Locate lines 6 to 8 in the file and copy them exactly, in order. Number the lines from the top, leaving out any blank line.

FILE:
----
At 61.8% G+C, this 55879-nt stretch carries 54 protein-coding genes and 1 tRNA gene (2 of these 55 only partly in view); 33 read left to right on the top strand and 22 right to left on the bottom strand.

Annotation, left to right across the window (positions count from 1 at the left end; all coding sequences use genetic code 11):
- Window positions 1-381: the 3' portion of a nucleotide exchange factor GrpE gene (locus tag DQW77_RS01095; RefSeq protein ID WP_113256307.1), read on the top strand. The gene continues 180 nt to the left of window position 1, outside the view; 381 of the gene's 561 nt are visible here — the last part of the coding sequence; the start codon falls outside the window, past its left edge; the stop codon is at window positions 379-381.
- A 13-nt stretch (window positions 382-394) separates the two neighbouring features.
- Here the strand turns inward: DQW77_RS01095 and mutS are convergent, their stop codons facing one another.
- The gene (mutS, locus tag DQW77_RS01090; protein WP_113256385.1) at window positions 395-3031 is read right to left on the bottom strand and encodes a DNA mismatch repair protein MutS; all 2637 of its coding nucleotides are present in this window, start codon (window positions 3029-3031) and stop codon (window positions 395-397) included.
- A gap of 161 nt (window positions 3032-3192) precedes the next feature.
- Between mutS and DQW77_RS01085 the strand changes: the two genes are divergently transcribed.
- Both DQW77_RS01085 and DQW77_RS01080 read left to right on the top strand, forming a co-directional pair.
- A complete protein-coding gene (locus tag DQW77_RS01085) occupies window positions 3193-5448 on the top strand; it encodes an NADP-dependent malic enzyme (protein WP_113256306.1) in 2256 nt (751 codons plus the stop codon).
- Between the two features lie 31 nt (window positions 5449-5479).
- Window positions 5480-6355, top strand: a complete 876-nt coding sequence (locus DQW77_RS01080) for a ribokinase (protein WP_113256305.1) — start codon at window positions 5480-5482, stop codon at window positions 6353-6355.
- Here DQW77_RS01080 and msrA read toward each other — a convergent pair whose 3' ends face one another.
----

- The gene (mutS, locus tag DQW77_RS01090; protein WP_113256385.1) at window positions 395-3031 is read right to left on the bottom strand and encodes a DNA mismatch repair protein MutS; all 2637 of its coding nucleotides are present in this window, start codon (window positions 3029-3031) and stop codon (window positions 395-397) included.
- A gap of 161 nt (window positions 3032-3192) precedes the next feature.
- Between mutS and DQW77_RS01085 the strand changes: the two genes are divergently transcribed.